Recently I’ve been asked at least a dozen times why I became a doctor, or why I became an eye doctor. I’m not really sure why this has come up now, because most of the people who are asking have known me in some way for many years. Why I became an eye doctor is really rather simple, and I have written about it HERE. The question “why did you become a doctor” is much more complex, much more involved, and frankly I’m beginning to wonder about that myself.

“Why do you want to be a doctor” was at the same time the easiest and most difficult question for me to answer, especially during medical school interviews. I grew up in a small, dying mill town in Massachusetts. The happiest, most fulfilled, most IMPORTANT people in that town were the doctors, of which there were very few. The busiest surgeon in town, Dr. L., could possibly have been the happiest person in the entire town. Beautiful wife, attractive, intelligent, athletic children, really big house. He was even a decent golfer! I don’t think I ever saw him without a smile on his face.

It was Dr. Roy, though, my pediatrician, who really clinched it for me. There must have been another pediatrician in town–heck, there were 24,000 people there. For the life of me, though, I can’t ever recall any of my friends seeing any doctor other than Dr. Roy. He was confident. Secure. Always with a gentle smile whether in the office or on Main Street. My mom later told me that he was perhaps the most influential politician in town as well. Everybody looked up to Dr. Roy, no matter how young or old they might be. His was a happy, contented, full life, largely because he was a respected physician.

Can you name a single pediatrician now living and practicing in the United States whom you would describe like that?

Nevertheless, that’s mostly why I wanted to be a doctor. I want to be Dr. Roy. I wanted people to look up to me because I was good at doing something that was important, something that was meaningful to their lives. All of the doctors in town were like that.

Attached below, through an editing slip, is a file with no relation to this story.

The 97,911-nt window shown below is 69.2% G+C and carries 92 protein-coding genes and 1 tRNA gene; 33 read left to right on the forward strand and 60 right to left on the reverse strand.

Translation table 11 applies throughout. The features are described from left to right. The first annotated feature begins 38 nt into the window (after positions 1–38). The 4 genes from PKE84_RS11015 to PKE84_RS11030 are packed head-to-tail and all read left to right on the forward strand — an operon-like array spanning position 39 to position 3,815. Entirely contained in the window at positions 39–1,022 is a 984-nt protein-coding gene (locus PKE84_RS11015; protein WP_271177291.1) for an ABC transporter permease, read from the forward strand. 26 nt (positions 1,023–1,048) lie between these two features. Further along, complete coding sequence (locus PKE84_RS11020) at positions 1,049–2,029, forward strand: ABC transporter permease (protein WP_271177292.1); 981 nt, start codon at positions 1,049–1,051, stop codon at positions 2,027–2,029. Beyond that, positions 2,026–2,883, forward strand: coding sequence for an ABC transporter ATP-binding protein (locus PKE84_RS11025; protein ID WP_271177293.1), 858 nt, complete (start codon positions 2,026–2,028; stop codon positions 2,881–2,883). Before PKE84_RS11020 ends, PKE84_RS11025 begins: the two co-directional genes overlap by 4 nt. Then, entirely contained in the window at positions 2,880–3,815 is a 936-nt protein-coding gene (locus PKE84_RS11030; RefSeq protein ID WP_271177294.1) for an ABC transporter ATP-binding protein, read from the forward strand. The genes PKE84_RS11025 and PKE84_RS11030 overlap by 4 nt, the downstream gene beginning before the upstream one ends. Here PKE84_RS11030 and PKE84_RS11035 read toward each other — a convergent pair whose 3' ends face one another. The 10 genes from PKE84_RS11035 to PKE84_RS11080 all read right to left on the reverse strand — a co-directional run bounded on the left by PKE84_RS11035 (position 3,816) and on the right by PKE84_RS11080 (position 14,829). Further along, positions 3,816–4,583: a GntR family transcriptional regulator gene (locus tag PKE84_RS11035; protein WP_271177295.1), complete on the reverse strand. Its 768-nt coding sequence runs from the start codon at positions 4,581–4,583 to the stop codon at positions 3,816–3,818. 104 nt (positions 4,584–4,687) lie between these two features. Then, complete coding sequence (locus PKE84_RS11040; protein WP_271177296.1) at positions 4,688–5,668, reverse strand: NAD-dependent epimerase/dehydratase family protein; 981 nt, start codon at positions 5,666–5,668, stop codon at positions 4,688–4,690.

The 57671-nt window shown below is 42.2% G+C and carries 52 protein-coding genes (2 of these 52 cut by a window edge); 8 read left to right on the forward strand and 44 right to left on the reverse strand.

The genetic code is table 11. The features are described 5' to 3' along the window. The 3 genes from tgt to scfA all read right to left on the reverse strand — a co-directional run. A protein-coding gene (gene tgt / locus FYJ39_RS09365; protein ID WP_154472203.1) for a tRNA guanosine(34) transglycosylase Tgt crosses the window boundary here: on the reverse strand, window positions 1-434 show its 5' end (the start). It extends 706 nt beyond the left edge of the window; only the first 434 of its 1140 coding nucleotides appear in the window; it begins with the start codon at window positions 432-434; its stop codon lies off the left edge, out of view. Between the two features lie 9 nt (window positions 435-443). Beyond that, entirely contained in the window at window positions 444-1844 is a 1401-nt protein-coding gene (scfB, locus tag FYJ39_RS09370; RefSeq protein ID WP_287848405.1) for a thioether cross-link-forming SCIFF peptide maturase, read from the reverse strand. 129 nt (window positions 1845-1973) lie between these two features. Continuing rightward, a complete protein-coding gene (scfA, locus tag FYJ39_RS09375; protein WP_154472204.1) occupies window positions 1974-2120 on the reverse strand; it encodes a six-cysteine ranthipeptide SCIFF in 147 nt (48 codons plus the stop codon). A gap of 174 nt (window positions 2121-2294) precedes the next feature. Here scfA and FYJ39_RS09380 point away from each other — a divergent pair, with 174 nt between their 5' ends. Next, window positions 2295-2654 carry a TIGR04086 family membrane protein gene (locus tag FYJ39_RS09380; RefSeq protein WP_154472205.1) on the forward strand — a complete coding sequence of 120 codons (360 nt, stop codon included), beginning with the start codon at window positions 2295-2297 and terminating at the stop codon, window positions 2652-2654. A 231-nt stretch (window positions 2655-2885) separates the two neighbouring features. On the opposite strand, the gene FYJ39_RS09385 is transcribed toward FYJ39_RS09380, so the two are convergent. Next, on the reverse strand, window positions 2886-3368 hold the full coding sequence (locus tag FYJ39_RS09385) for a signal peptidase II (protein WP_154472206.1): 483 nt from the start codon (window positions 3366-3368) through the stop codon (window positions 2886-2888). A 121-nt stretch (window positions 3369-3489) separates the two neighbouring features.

Now? Well, I’m a 51-year-old eye surgeon and I am just like every other physician in the United States. I swing between the euphoria associated with a good outcome or a happy patient, and the bitter black hole that appears when a disease wins. My world is actually pretty good in this regard: for every defeat there are literally hundreds of victories. For every patient who is dissatisfied or unfulfilled there are hundreds who can’t wait to tell everyone in their lives how good their experience was. It’s just that there seems to be a couple more people who are less satisfied. A couple more each year.

Again, the success rate in my particular specialty is incredibly high, and these people who are less than satisfied have actually had an extraordinary good outcome if you look objectively. I think it all tracks back to the creeping consumerism in health care. It’s not good enough to have an outstanding outcome, it’s only truly even good enough if it meets the expectations of the consumer, the patient, no matter how outlandish or inappropriate those expectations might be.

I’m up. I’m down. The downs seem to hurt more because they are so much more, I don’t know, personal now.

I always got the idea that there was pretty much nothing to the business of being a doctor. All the docs seemed to have enough money, although none of them seemed wealthy. There was only one “girl” in the office and she made the appointments, gave you your bill, and took your payment. No back office or billing department. No special personnel responsible for charting, compliance, insurance communications. My “chart” was a couple of 5×7 cards stapled together.

Now? Oh man…the squeeze is coming from all directions. Private practice or big group practice, it doesn’t matter. You either deal with the external forces conspiring to make it more unpleasant to make a living as a doctor (insurance companies, the government, malpractice attorneys) or you deal with your boss (or more likely your boss’ secretary since you’re just another employee, after all). Your chart is now a legal document littered with land mines meant to ensnare even the most pious and dedicated among us.  Most docs do OK financially, maybe not 1%’ers but pretty well. It just seems like so many folks go so far out of their way to make us feel like we don’t deserve our pay. Any of us. Any of it.

I’m comfortable; you don’t deserve it.

Now, if you are not a doc you could sit back and rightly say “quit yer whinin”. I’d get it. I just can’t shake the feeling that Dr. Roy, and all of the Dr. Roy’s of the day, got and gave more out of what medicine could offer than any of us do now, despite the fact that those of us who practice now have so much more at our disposal on the medical side of the equation. It just doesn’t feel as good. There’s just too much that comes between doctors and that sense of service, of satisfaction in those bygone days. It just seems so much like work now. I don’t think Dr. Roy ever went to work. I believe he would have practiced pretty much the same way if he’d inherited a million dollars.

You’re up; you’re down. You have the best job in the world; you can barely make yourself open the office door. Everybody loves you;  you don’t deserve it.

“Manic depression is a frustrating mess.”